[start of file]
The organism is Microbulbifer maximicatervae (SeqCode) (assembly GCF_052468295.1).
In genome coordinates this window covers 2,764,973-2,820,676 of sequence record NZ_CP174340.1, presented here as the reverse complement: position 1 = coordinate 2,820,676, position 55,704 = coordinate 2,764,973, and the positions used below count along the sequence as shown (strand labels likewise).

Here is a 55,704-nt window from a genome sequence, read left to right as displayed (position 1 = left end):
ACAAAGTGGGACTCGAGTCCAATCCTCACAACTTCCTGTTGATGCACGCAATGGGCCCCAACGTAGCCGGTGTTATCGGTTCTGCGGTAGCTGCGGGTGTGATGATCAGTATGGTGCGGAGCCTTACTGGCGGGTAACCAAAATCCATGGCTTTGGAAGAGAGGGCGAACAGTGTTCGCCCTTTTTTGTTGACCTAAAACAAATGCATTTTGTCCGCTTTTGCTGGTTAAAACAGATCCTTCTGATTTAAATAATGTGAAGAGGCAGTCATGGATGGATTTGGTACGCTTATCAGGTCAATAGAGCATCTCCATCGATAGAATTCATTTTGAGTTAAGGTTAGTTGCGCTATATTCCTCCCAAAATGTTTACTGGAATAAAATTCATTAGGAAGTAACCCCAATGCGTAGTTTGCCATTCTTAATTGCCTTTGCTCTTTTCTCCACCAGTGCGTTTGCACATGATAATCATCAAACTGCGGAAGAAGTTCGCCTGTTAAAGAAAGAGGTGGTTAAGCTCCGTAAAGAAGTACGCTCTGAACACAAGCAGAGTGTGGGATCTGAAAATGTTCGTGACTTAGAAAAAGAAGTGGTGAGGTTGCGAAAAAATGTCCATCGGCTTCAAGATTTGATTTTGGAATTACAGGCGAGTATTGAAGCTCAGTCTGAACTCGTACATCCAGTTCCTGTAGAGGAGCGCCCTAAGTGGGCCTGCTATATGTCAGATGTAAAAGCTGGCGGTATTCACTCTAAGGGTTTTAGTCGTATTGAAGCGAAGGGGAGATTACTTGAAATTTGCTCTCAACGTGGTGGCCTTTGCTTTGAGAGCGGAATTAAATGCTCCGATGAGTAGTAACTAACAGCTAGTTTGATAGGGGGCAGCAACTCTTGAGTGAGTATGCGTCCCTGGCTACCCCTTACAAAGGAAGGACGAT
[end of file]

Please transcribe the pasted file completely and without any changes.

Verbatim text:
The organism is Microbulbifer maximicatervae (SeqCode) (assembly GCF_052468295.1).
In genome coordinates this window covers 2,764,973-2,820,676 of sequence record NZ_CP174340.1, presented here as the reverse complement: position 1 = coordinate 2,820,676, position 55,704 = coordinate 2,764,973, and the positions used below count along the sequence as shown (strand labels likewise).

Here is a 55,704-nt window from a genome sequence, read left to right as displayed (position 1 = left end):
ACAAAGTGGGACTCGAGTCCAATCCTCACAACTTCCTGTTGATGCACGCAATGGGCCCCAACGTAGCCGGTGTTATCGGTTCTGCGGTAGCTGCGGGTGTGATGATCAGTATGGTGCGGAGCCTTACTGGCGGGTAACCAAAATCCATGGCTTTGGAAGAGAGGGCGAACAGTGTTCGCCCTTTTTTGTTGACCTAAAACAAATGCATTTTGTCCGCTTTTGCTGGTTAAAACAGATCCTTCTGATTTAAATAATGTGAAGAGGCAGTCATGGATGGATTTGGTACGCTTATCAGGTCAATAGAGCATCTCCATCGATAGAATTCATTTTGAGTTAAGGTTAGTTGCGCTATATTCCTCCCAAAATGTTTACTGGAATAAAATTCATTAGGAAGTAACCCCAATGCGTAGTTTGCCATTCTTAATTGCCTTTGCTCTTTTCTCCACCAGTGCGTTTGCACATGATAATCATCAAACTGCGGAAGAAGTTCGCCTGTTAAAGAAAGAGGTGGTTAAGCTCCGTAAAGAAGTACGCTCTGAACACAAGCAGAGTGTGGGATCTGAAAATGTTCGTGACTTAGAAAAAGAAGTGGTGAGGTTGCGAAAAAATGTCCATCGGCTTCAAGATTTGATTTTGGAATTACAGGCGAGTATTGAAGCTCAGTCTGAACTCGTACATCCAGTTCCTGTAGAGGAGCGCCCTAAGTGGGCCTGCTATATGTCAGATGTAAAAGCTGGCGGTATTCACTCTAAGGGTTTTAGTCGTATTGAAGCGAAGGGGAGATTACTTGAAATTTGCTCTCAACGTGGTGGCCTTTGCTTTGAGAGCGGAATTAAATGCTCCGATGAGTAGTAACTAACAGCTAGTTTGATAGGGGGCAGCAACTCTTGAGTGAGTATGCGTCCCTGGCTACCCCTTACAAAGGAAGGACGAT